Shiprock jail abruptly closed

Shiprock jail abruptly closed

WINDOW ROCK

The Navajo Nation’s Corrections Department permanently closed the Shiprock jail Friday with no notice.

The closure was a long time coming because of its woeful state, Corrections Director Delores Greyeyes said.

The department has been unable to obtain a sanitation permit for the kitchen. The Navajo Nation Department of Public Safety has been cited numerous of times, starting in 2008, for mold in the boiler room, cracks in the walls and floors, continuous heating, ventilation and cooling problems, rusty plumbing and more.

“The Shiprock detention facility has been operating as a temporary facility for the past several years due to the extensive structural problems,” said Greyeyes.

“This facility is more than 55 years old and basically is beyond repair as the walls, the plumbing systems, the heating, ventilation systems cannot be addressed with repairs,” she said. “NDOC has been working on planning for a new facility for the past three years and is at schematic design stage.”

It’s widely known that buildings such as Shiprock’s corrections and police station, along with the Window Rock police headquarters and corrections facility, pose a hazard to inmates and employees because of mold, asbestos and structural problems.

The Shiprock District moved out of the police station and into the old Shiprock Post Office months ago. Window Rock Headquarters has been looking for a new home as well, but continually meets with roadblocks such as no funding and no buildings available. Efforts to build a new facility never seem to gel.

“NDOC has made numerous contacts the BIA Office of Justice Services and the BIA Department of Risk Management and Construction to assist with the planning,” Greyeyes said.

“Limited response has been received in becoming involved in planning for a new facility,” she said. “There is not a thing that could have been done to keep this facility open due to age, deterioration and other building issues. This building is a health hazard to Navajo Nation personnel, visitors and inmates.”

NDOC and the division director are waiting for a call with BIA/OJS to discuss the temporary holding of new arrestees in the Shiprock area while all the sentenced inmates will be transported to the new Kayenta or Crownpoint jail.

“Public safety facilities in Shiprock and Window Rock continue to be a problem,” said Chief of Police Phillip Francisco. “Department of Corrections suddenly decided to vacate the building, which required police officers to transport their arrestees to Crownpoint, which adds time to the calls, and severely affects our ability to respond to calls for services.”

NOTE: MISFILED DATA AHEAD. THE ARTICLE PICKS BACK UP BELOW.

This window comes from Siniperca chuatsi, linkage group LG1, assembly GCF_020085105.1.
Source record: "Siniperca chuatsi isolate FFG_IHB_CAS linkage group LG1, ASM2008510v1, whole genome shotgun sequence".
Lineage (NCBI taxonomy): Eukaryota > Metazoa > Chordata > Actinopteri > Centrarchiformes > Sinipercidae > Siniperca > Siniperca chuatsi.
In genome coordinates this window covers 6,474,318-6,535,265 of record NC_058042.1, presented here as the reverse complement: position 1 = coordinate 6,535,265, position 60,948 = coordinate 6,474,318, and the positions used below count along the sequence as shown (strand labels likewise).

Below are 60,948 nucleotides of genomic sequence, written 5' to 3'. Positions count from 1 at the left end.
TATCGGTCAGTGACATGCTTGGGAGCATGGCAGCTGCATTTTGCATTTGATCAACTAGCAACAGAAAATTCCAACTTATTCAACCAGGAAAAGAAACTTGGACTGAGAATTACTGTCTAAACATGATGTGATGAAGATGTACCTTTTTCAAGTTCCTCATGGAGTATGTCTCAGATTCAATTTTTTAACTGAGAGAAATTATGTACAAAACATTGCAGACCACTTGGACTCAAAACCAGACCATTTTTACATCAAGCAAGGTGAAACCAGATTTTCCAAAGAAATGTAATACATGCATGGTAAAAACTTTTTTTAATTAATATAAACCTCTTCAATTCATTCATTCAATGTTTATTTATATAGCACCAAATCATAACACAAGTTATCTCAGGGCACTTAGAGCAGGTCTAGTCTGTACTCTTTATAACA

The Shiprock jail was converted to a temporary facility by consent decree in November 1992. This facility was used for individuals up to 72 hours.

As the building deteriorated, occupancy was further restricted to 8 to 12 hours. The facility could house six males and six females, said Greyeyes.

“At the time of closure there was only one individual being housed while waiting to be transported out to the Crownpoint corrections facility,” said Greyeyes. “The Shiprock facility was used only to house the individual temporarily pending transport to other locations and/or release after the 8 to 12 hour holding.”

Another issue with the jail closing is the recent partial reopening of Northern Edge Casino, which is expected to generate more alcohol-related calls.

The nearly two-hour drive to transport arrestees to Crownpoint will considerably impair the Shiprock officers’ ability to respond to local complaints, Francisco said.

“At a minimum an extra hour and a half to two hours for every arrest they make … it extends a normal arrest call from three to seven hours,” said Francisco.

Although police and corrections are separate from one another, most of the burden is placed on police to figure out what to do at a time like this.

According to a recent memo, since the closure officers are reluctant to make an arrest for minor offenses, and when they make an arrest they generally release the offender on public recognizance, or take them to a family member.

“The closure of the Shiprock Detention Center has put extra burden on the shifts with regard to manpower on the road,” said one officer in the memo. “We are spending more time doing medical clearances, transport to relays, or even transport all the way to the detention facilities in another district. This put more strain on the shift to handle calls of service.”

Francisco said with no plan currently in place to address the closure, it’s been up to the police department to make seek solutions, including trying to seek funds to establish a temporary holding cell, hire a temporary transport officer, as well as finding funds to buy a transport vehicle.


About The Author

Arlyssa Becenti

Arlyssa Becenti reports on Navajo Nation Council and Office of the President and Vice President. Her clans are Nát'oh dine'é Táchii'nii, Bit'ahnii, Kin łichii'nii, Kiyaa'áanii. She’s originally from Fort Defiance and has a degree in English Literature from Arizona State University. Before working for the Navajo Times she was a reporter for the Gallup Independent. She can be reached at abecenti@navajotimes.com. Follow her on Twitter at @abecenti

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